Often when there is a car accident, the fault may not be on another driver. In fact, the accident may not even involve another car. In many cases, it is the condition of the actual road or other objects that can cause car accidents. When that happens, the negligent party can take some time and effort to ascertain. Because road condition accidents are such a broad category, the analysis for each can be dramatically different.
Objects in the Road
Although not technically a condition of the road, but rather a condition on the road, foreign objects on roadways create a very serious and potentially deadly hazard. Trucks that lose objects they are carrying or cars that lose parts all can litter highways.
At high speeds, debris can be flung up into oncoming traffic. The combination of the speed of the debris and the speed of the vehicle itself makes road debris a serious problem.
The difficulty with these kinds of cases is determining who is responsible for them—in most cases the vehicle that dropped the object is long gone. The negligent party is thus a “phantom driver.” This is why it is so important to have uninsured motorist (UM) insurance. Your UM carrier will take the shoes of the responsible motorist, and is responsible for payments to you for your injuries the same way the driver would have been had you found them and sued them.
The Roads Themselves
In many cases, the roads themselves may constitute a hazard. These accidents may involve roads that are poorly maintained, have cracks or bumps, or confusing or hard-to-see line work or signage.
In most cases, these roads will be owned or maintained by the state or municipality. That means suing a state agency, which involves sovereign immunity issues. You can only sue the state for certain kinds of negligence, and for the rest, the state is immune from liability.
You can only sue the state for negligent implementation of its duties, not for a negligent decision. So, for example, if the state makes a decision to put lane lines a certain way, but those lines are confusing and cause an accident, you cannot sue the state for that. However, if the state decides to put lane lines a certain way, but only paints half of them and leaves the rest unpainted, leading to a dangerous condition, the state’s operation of its plan was faulty, and it can be sued. You could not sue the state for only providing two lanes on a highway when traffic may dictate that four lanes are needed, but if there are safety cones carelessly left out on that road that cause a hazard, you could sue.
In these cases, there may also be multiple defendants—the state may be liable, but so might its contractors and private companies that are doing work on the roads.
With cracks or bumps in the road, ownership will play a big part in determining negligence. A crack in a roadway looks like a crack, but it may actually be emanating from underneath.
For example, in many cases, a tree that is located on private property may be growing underground, pushing up the roadway, or a burst pipe may be causing problems. The question becomes who the party is that is responsible for this condition.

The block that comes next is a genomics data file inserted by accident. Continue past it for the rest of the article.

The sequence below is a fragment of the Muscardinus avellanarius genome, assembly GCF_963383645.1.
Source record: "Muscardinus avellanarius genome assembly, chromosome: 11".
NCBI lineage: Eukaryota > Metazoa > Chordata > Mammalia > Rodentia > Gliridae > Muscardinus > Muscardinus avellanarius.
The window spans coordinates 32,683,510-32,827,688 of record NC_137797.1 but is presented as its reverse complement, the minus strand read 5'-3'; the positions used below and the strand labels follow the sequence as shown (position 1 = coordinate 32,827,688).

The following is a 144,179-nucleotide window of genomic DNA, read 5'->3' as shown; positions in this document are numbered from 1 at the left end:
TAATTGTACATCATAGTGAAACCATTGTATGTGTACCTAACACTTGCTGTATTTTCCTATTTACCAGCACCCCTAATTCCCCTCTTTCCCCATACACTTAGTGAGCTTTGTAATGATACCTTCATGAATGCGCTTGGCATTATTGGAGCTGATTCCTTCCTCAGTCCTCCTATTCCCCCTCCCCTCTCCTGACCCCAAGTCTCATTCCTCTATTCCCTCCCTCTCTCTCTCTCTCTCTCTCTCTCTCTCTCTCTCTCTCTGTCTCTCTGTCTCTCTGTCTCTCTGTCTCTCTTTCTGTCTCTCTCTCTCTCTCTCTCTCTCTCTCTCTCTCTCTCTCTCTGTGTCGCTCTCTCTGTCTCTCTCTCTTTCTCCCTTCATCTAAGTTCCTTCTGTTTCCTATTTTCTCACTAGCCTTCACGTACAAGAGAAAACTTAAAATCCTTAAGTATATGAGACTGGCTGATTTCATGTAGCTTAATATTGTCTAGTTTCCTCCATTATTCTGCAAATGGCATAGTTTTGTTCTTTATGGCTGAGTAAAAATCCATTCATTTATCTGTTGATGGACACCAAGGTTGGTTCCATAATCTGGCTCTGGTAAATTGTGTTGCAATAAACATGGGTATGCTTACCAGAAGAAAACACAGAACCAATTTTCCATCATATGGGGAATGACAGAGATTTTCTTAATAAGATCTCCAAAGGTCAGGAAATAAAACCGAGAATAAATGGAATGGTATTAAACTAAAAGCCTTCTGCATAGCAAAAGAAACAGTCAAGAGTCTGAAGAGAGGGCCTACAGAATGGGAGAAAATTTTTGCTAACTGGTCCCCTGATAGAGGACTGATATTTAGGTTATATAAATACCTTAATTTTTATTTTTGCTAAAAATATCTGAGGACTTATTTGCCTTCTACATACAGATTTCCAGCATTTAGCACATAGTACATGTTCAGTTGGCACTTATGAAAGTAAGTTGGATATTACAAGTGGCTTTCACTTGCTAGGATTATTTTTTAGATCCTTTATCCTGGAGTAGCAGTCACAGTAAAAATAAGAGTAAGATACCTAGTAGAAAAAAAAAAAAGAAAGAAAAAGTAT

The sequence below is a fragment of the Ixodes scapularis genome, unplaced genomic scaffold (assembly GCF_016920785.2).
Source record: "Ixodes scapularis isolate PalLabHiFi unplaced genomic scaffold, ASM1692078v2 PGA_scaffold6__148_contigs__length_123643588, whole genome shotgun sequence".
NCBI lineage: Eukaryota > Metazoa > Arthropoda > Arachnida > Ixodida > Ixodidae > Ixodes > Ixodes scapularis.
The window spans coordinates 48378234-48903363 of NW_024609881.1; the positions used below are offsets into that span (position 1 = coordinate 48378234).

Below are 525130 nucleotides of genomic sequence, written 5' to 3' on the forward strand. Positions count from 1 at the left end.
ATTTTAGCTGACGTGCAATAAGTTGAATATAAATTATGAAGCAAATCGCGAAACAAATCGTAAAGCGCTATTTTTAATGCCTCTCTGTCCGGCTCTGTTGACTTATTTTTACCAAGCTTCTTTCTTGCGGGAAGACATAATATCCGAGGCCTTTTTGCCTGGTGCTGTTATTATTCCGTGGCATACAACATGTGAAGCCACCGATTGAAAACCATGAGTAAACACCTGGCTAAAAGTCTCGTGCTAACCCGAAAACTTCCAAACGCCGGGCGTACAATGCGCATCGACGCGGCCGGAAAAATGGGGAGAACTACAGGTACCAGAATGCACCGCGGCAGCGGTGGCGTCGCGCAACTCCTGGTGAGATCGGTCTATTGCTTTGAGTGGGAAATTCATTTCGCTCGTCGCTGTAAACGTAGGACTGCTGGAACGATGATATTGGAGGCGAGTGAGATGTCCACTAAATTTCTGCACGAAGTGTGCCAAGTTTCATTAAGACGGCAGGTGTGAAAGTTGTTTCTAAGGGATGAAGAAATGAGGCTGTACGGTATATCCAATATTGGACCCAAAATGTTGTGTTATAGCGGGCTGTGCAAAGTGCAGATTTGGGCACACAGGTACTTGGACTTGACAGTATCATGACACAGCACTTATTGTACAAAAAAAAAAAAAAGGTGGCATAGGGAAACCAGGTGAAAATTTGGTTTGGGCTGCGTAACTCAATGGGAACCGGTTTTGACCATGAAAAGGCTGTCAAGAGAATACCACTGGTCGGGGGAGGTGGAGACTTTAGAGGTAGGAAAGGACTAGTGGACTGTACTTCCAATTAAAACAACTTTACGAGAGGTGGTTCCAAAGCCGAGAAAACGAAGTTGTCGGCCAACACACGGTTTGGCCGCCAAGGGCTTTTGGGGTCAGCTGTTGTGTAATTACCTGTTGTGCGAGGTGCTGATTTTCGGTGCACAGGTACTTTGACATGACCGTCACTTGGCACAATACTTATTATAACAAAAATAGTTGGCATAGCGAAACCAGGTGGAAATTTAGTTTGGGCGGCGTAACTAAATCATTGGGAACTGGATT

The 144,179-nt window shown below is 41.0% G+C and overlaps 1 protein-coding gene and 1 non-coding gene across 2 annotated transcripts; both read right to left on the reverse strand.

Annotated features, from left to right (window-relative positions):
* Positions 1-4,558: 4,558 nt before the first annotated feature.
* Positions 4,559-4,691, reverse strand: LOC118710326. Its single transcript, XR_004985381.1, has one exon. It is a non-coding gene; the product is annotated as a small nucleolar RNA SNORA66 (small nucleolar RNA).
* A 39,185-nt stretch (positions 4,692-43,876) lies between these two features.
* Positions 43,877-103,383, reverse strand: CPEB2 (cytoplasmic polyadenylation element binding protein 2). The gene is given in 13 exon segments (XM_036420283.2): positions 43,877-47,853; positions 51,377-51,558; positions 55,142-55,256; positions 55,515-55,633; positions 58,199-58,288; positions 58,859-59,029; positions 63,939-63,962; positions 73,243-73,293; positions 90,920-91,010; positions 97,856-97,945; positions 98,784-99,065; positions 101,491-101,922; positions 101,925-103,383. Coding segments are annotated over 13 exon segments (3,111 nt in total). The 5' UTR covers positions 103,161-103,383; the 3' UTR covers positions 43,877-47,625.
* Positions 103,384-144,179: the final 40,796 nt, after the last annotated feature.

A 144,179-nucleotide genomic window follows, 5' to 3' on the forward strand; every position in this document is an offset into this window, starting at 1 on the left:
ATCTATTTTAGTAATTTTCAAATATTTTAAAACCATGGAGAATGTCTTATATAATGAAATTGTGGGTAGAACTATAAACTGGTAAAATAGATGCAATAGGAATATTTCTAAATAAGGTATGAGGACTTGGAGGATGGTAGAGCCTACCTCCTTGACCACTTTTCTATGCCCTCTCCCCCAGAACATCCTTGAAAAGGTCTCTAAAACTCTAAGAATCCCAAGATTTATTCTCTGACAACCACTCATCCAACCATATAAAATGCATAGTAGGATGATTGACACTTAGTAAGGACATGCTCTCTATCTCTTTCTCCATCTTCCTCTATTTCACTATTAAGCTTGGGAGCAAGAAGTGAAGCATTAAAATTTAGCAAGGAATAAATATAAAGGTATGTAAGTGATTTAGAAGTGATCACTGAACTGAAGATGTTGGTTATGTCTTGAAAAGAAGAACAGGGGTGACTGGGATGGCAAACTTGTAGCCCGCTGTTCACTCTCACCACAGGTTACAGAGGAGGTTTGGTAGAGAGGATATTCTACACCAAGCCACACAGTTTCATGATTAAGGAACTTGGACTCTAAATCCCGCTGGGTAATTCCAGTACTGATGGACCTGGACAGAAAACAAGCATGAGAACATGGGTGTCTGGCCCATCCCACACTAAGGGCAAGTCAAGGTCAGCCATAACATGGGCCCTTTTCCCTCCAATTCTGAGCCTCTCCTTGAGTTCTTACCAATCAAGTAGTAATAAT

Wet roads also can create liability. In most cases, state and city owned and operated roads are coated and sealed to make them safe for careful driving, even in wet conditions. But sometimes, private roadway like parking lots may not be. Experts may need to be employed to investigate whether roads are properly maintained to account for regular rain.
Problems may also arise when viewpoints are blocked. When a driver exits private property to enter oncoming traffic, he or she should have a clear, unobstructed view of the roadway. But when businesses allow cars to park in a way that obstructs the view of oncoming traffic, or when trees or foliage obstruct the view, they can be liable.
As you may imagine, when anybody alleges that an accident is caused by wet or slippery roadways, much inquiry will be focused on the behavior of the driver—that is, whether the driver was driving under the speed limit, and in a careful nature.
In many road condition accidents, one should inquire how many accidents have occurred before yours due to the allegedly negligent condition. In other words, the defense usually asks, if the roadway was so dangerous, why has it not seen other accidents?
That is not relevant in “temporary” conditions, like debris in the road, or construction workers who fail to put out cones or warnings, but it is relevant when a driver alleges poor signage, or confusing line work on a road. The defense will try to argue that a condition was not possibly dangerous, if nobody else had an accident at the location that you did.
Accident statistics may need to be obtained by your attorney to determine historical data of crashes at the site. Even a small number of accidents can be significant, if they all occurred at or near the same location. With enough data, a case can be made that the roadway owner knew or should have known that the design or setup of the roadway was dangerous.
Accidents caused by poor roadways involve complex analysis and often expert investigation. Contact Brill & Rinaldi today about a free consultation to discuss your car accident case.